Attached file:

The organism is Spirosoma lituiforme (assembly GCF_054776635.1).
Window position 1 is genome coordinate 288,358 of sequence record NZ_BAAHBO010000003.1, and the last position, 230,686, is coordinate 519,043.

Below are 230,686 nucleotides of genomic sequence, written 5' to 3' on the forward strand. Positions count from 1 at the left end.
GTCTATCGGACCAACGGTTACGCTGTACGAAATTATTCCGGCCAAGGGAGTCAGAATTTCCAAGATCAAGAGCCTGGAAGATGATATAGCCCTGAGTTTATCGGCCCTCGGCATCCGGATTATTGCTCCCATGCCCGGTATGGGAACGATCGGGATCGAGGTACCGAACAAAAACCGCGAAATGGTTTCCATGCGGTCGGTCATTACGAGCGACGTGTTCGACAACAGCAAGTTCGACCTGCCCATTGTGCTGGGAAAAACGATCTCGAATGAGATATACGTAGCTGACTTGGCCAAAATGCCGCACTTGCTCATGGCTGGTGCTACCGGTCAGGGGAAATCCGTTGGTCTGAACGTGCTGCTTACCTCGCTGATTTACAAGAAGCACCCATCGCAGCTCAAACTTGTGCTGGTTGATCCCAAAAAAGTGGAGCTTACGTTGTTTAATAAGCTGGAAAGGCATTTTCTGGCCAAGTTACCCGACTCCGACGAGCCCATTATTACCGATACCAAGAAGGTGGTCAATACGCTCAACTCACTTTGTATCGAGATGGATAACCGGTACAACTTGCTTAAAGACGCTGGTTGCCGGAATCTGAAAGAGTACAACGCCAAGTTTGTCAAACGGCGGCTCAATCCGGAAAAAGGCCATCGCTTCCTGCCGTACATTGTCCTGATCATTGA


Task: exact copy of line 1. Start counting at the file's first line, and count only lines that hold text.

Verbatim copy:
The organism is Spirosoma lituiforme (assembly GCF_054776635.1).